What Happened At the MOBN! / EBYD Meeting — The Short Version

Many thanks to the guest speakers at Sunday’s event, City Council Member Ignacio de la Fuente, City Attorney John Russo and City Auditor Courtney Ruby.  Thanks to everyone who gave up a Sunday afternoon to address Oakland’s critical budget issues, and a special thanks to those who were attending their first MOBN! event.  We hope to see and hear from all of you in the future, and we welcome your feedback.  And, particularly, we urge you to join us at the City Council’s Finance and Management Committee meeting, Tuesday, February 22, 11:00 a.m., City Hall, Dunakin Hearing Room. At that meeting, we will be presenting on two of the subjects discussed on Sunday.  If you are there and want to stand with us, please see us outside the hearing room between 10:45 and 11:00 a.m.

Here is a quick recap of the decisions made, followed by a discussion of some overarching themes from the meeting and videos of the presentations.

Decisions Made / Positions Adopted By the Group

  • Police and Fire Retirement System:  Make Oakland Better Now! urges the City to make the actuarially-required PFRS payment in the coming fiscal year, from the tax override reserve/surplus if necessary, and to examine all charter amendment and other options for reducing the cash flow impact of this obligation.
  • Rainy Day Fund:  Make Oakland Better Now! supports a charter amendment instituting a rules-based Rainy Day Fund, similar to that proposed by the Budget Advisory Committee.
  • Budget Reform:  Make Oakland Better Now! will promote adoption of performance based budgeting and budgeting for outcomes.

Overarching Themes From the Speakers

Although stated in different ways, the three elected speakers seemed to agree on this:  Change will not come from City Hall.  Reform to City government requires outside pressure from organizations like MOBN! and EBYD, and will ultimately require reform to the City Charter.   City Councilmember de la Fuente urged those in attendance to take a hard look at Charter changes, stating that there was no other way to accomplish reform.  City Attorney Russo lauded MOBN! and EBYD for their strength on policy, but said “I urge you to become political” in doing the work to accomplish changes to the City Charter.  City Auditor Ruby argued for a non-Charter-based reform, but a dramatic reform nonetheless:  implementation of the City-Stat leadership strategy, with measurement of outputs and immediate departmental accountability.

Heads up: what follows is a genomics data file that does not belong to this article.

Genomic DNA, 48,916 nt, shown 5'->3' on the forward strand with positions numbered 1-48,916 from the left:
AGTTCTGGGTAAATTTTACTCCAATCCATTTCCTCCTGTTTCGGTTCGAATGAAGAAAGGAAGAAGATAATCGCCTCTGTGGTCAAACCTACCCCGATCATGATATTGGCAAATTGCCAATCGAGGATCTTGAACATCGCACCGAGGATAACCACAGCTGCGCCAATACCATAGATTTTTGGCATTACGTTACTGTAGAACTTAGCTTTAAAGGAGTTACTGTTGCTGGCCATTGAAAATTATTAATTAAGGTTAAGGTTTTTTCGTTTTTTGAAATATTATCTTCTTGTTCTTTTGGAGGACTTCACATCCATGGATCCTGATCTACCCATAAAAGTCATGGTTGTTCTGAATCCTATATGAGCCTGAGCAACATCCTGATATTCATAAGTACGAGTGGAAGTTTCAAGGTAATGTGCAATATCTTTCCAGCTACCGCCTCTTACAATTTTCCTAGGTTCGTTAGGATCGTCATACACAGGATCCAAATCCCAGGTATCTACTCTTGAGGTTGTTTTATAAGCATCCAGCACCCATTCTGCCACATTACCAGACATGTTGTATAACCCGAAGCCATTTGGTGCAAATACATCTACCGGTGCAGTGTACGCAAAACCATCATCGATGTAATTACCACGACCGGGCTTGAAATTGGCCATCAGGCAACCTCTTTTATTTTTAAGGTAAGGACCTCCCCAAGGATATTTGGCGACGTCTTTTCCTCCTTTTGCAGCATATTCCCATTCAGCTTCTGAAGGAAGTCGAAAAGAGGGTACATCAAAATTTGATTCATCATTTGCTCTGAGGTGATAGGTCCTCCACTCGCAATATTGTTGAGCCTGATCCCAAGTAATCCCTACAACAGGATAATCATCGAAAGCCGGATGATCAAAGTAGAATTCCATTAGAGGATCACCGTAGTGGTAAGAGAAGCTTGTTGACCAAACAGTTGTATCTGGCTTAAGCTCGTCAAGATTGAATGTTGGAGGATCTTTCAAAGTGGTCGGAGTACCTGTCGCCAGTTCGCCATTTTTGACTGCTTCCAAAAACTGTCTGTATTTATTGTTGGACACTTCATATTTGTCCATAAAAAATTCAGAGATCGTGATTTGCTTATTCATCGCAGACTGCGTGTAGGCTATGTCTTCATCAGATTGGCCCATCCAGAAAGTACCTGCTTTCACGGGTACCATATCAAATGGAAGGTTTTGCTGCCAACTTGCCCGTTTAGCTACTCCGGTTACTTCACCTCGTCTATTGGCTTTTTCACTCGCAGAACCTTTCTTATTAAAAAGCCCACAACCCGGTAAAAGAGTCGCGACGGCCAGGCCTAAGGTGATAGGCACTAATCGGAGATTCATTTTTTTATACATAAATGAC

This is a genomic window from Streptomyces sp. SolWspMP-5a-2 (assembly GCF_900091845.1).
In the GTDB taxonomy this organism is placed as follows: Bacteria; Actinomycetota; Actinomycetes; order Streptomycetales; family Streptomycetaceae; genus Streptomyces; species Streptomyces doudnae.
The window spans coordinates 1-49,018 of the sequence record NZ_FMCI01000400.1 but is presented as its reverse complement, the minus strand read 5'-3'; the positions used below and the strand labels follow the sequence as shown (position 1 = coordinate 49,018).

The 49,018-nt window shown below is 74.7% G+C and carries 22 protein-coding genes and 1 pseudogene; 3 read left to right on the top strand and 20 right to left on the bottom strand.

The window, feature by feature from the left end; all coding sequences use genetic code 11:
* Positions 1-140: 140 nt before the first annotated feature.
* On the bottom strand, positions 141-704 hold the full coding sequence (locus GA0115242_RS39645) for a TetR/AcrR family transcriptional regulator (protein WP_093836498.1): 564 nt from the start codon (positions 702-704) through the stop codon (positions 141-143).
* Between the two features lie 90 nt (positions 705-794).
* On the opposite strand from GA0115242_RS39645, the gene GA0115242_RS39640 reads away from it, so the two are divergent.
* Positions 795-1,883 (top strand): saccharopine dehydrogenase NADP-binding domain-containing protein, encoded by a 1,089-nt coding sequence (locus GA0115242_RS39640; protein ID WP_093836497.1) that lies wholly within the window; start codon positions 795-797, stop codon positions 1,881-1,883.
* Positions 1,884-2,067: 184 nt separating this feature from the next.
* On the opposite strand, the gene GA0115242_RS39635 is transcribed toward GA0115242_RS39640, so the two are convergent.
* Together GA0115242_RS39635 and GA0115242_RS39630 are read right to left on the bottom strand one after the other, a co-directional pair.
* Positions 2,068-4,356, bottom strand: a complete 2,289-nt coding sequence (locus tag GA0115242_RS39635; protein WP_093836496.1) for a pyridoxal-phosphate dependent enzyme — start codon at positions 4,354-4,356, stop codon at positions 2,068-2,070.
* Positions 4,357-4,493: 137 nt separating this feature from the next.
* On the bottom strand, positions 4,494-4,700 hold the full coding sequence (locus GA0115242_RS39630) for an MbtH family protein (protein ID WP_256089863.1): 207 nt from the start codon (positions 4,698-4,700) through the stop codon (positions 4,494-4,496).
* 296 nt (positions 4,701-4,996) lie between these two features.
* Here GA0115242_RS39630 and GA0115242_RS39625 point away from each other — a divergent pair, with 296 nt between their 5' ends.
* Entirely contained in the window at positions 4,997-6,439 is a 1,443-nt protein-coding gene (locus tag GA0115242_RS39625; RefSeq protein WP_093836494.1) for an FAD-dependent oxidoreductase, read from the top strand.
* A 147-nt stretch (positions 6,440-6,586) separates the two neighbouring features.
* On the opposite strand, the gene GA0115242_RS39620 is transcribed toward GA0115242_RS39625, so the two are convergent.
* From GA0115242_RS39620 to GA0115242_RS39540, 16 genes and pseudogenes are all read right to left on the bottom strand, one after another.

Next Steps

Several of you approached board members after the meeting and expressed interest in working with us more closely.  We thank you for that;  you will be hearing from us, and we look forward to working with you.  In the coming months, we will continue to urge Oakland’s leaders to go slow on the proposed PFRS pension obligation bonds, to take a Rainy Day Fund charter amendment to the voters, and to implement budget reforms.  As we have in the past, we will continue to insist that Oakland and its Police Officers’ Association work together to find ways to provide us with cost-effective policing at sufficient levels. Oakland must treat public safety as its top priority.

Video From Sunday’s Meeting

With many thanks to A Better Oakland’s V Smoothe, here are video excerpts of the speakers.  The entire program is available here, and other excerpts are available here.

City Councilmember Ignacio de la Fuente speaks on the importance of a community group’s staying power, and how change must come from outside City Hall.

MOBN! board member Nicolas Heidorn speaks on the proposed Rainy Day Fund

City Attorney John Russo speaks on City Charter reform

City Auditor Courtney Ruby speaks on budget reform

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3 responses to “What Happened At the MOBN! / EBYD Meeting — The Short Version

  1. Wait ! the city used to have a rainy day fund . Where did it go? many of the current council members were in office then

  2. What is MOBN’s relationship with Mayor Quan? Given the speakers at the meeting, my hope is that political factions can be avoided.

  3. Jim, One of the things we’ve discovered in the last years is a very limited amount of institutional memory for this sort of thing. We’ve spent a lot of time talking to folks who have been in the city for a long time, and nobody has told us about an existing RDF. A search of the city’s web site doesn’t reveal anything. Perhaps the best way to ensure an institutional memory is to have a RDF required by city charter amendment. If you have more on history, we’d really appreciate whatever you have.

    Nancy, if you look at the videos of the presentations on Sunday, I don’t think you will see anybody taking a shot at Mayor Quan. MOBN! believes that all city leadership, and all community organizations, need to be pulling together. We have taken great pains not to attack Mayor Quan or anybody else, and we want to work together with her to help Oakland succeed.

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